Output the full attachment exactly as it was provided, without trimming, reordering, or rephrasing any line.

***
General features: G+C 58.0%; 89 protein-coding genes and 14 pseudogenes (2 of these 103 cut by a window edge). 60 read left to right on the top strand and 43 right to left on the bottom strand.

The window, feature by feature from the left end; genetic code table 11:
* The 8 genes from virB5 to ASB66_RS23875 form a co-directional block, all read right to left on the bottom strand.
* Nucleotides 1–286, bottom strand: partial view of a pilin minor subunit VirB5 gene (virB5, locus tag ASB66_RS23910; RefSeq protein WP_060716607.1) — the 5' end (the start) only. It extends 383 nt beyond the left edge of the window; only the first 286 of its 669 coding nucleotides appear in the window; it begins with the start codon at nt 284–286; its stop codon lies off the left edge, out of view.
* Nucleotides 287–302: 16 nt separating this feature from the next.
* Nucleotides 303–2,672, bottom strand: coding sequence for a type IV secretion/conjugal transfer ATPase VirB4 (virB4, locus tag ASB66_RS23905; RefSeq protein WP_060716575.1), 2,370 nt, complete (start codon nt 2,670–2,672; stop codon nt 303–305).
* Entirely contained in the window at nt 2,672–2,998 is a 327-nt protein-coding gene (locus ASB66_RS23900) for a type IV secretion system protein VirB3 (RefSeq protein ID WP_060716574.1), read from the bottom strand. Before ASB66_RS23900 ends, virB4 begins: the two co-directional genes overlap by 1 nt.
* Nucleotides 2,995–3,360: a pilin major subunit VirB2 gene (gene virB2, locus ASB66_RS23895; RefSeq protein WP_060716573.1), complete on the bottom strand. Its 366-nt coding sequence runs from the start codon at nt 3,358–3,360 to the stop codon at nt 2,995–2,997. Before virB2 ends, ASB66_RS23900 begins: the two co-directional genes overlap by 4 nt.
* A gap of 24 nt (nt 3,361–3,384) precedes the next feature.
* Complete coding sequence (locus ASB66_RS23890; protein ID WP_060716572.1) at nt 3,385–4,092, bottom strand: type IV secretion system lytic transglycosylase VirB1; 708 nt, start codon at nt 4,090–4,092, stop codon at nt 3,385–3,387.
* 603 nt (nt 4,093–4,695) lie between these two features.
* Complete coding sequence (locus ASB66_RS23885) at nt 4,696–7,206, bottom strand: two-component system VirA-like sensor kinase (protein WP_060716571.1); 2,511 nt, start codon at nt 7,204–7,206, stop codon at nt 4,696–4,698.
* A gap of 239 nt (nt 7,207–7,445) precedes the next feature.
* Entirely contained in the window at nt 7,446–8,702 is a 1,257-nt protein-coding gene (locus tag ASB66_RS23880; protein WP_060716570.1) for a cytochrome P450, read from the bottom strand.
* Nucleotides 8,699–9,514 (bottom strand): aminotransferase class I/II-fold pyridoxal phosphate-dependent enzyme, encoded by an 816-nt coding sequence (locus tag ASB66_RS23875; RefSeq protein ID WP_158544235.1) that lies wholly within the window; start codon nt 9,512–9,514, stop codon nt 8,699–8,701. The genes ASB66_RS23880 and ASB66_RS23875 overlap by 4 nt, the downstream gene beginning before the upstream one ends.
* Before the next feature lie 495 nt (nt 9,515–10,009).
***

General features: G+C 58.0%; 89 protein-coding genes and 14 pseudogenes (2 of these 103 cut by a window edge). 60 read left to right on the top strand and 43 right to left on the bottom strand.

The window, feature by feature from the left end; genetic code table 11:
* The 8 genes from virB5 to ASB66_RS23875 form a co-directional block, all read right to left on the bottom strand.
* Nucleotides 1–286, bottom strand: partial view of a pilin minor subunit VirB5 gene (virB5, locus tag ASB66_RS23910; RefSeq protein WP_060716607.1) — the 5' end (the start) only. It extends 383 nt beyond the left edge of the window; only the first 286 of its 669 coding nucleotides appear in the window; it begins with the start codon at nt 284–286; its stop codon lies off the left edge, out of view.
* Nucleotides 287–302: 16 nt separating this feature from the next.
* Nucleotides 303–2,672, bottom strand: coding sequence for a type IV secretion/conjugal transfer ATPase VirB4 (virB4, locus tag ASB66_RS23905; RefSeq protein WP_060716575.1), 2,370 nt, complete (start codon nt 2,670–2,672; stop codon nt 303–305).
* Entirely contained in the window at nt 2,672–2,998 is a 327-nt protein-coding gene (locus ASB66_RS23900) for a type IV secretion system protein VirB3 (RefSeq protein ID WP_060716574.1), read from the bottom strand. Before ASB66_RS23900 ends, virB4 begins: the two co-directional genes overlap by 1 nt.
* Nucleotides 2,995–3,360: a pilin major subunit VirB2 gene (gene virB2, locus ASB66_RS23895; RefSeq protein WP_060716573.1), complete on the bottom strand. Its 366-nt coding sequence runs from the start codon at nt 3,358–3,360 to the stop codon at nt 2,995–2,997. Before virB2 ends, ASB66_RS23900 begins: the two co-directional genes overlap by 4 nt.
* A gap of 24 nt (nt 3,361–3,384) precedes the next feature.
* Complete coding sequence (locus ASB66_RS23890; protein ID WP_060716572.1) at nt 3,385–4,092, bottom strand: type IV secretion system lytic transglycosylase VirB1; 708 nt, start codon at nt 4,090–4,092, stop codon at nt 3,385–3,387.
* 603 nt (nt 4,093–4,695) lie between these two features.
* Complete coding sequence (locus ASB66_RS23885) at nt 4,696–7,206, bottom strand: two-component system VirA-like sensor kinase (protein WP_060716571.1); 2,511 nt, start codon at nt 7,204–7,206, stop codon at nt 4,696–4,698.
* A gap of 239 nt (nt 7,207–7,445) precedes the next feature.
* Entirely contained in the window at nt 7,446–8,702 is a 1,257-nt protein-coding gene (locus tag ASB66_RS23880; protein WP_060716570.1) for a cytochrome P450, read from the bottom strand.
* Nucleotides 8,699–9,514 (bottom strand): aminotransferase class I/II-fold pyridoxal phosphate-dependent enzyme, encoded by an 816-nt coding sequence (locus tag ASB66_RS23875; RefSeq protein ID WP_158544235.1) that lies wholly within the window; start codon nt 9,512–9,514, stop codon nt 8,699–8,701. The genes ASB66_RS23880 and ASB66_RS23875 overlap by 4 nt, the downstream gene beginning before the upstream one ends.
* Before the next feature lie 495 nt (nt 9,515–10,009).